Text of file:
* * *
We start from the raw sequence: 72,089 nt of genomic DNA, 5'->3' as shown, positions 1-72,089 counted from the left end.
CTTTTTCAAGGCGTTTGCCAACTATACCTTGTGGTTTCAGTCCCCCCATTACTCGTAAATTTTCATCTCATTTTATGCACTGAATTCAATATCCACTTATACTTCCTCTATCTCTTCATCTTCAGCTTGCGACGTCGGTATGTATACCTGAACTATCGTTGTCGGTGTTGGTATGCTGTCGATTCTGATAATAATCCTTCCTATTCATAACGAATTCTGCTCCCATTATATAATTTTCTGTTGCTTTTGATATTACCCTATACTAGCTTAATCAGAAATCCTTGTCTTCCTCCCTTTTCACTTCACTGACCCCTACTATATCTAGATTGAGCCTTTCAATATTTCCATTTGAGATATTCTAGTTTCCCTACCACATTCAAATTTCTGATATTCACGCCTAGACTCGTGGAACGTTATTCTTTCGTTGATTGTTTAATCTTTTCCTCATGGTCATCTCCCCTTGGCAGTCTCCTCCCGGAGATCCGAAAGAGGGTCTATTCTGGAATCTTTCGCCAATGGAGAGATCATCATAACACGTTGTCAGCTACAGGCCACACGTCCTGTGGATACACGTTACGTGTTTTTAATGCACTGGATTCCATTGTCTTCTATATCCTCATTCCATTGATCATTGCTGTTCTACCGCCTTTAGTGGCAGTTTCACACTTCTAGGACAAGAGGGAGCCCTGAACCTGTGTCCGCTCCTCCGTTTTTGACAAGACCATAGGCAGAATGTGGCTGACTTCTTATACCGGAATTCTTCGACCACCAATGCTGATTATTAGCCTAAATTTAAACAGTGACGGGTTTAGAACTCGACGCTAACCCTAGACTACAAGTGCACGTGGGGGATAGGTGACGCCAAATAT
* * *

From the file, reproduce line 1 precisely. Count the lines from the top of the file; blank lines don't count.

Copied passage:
We start from the raw sequence: 72,089 nt of genomic DNA, 5'->3' as shown, positions 1-72,089 counted from the left end.